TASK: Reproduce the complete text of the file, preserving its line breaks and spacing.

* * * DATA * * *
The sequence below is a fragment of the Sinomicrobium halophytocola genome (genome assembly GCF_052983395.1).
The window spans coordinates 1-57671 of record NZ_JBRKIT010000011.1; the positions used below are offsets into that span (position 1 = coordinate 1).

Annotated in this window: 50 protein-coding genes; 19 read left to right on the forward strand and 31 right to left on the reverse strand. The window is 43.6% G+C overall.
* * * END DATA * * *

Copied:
The sequence below is a fragment of the Sinomicrobium halophytocola genome (genome assembly GCF_052983395.1).
The window spans coordinates 1-57671 of record NZ_JBRKIT010000011.1; the positions used below are offsets into that span (position 1 = coordinate 1).

Annotated in this window: 50 protein-coding genes; 19 read left to right on the forward strand and 31 right to left on the reverse strand. The window is 43.6% G+C overall.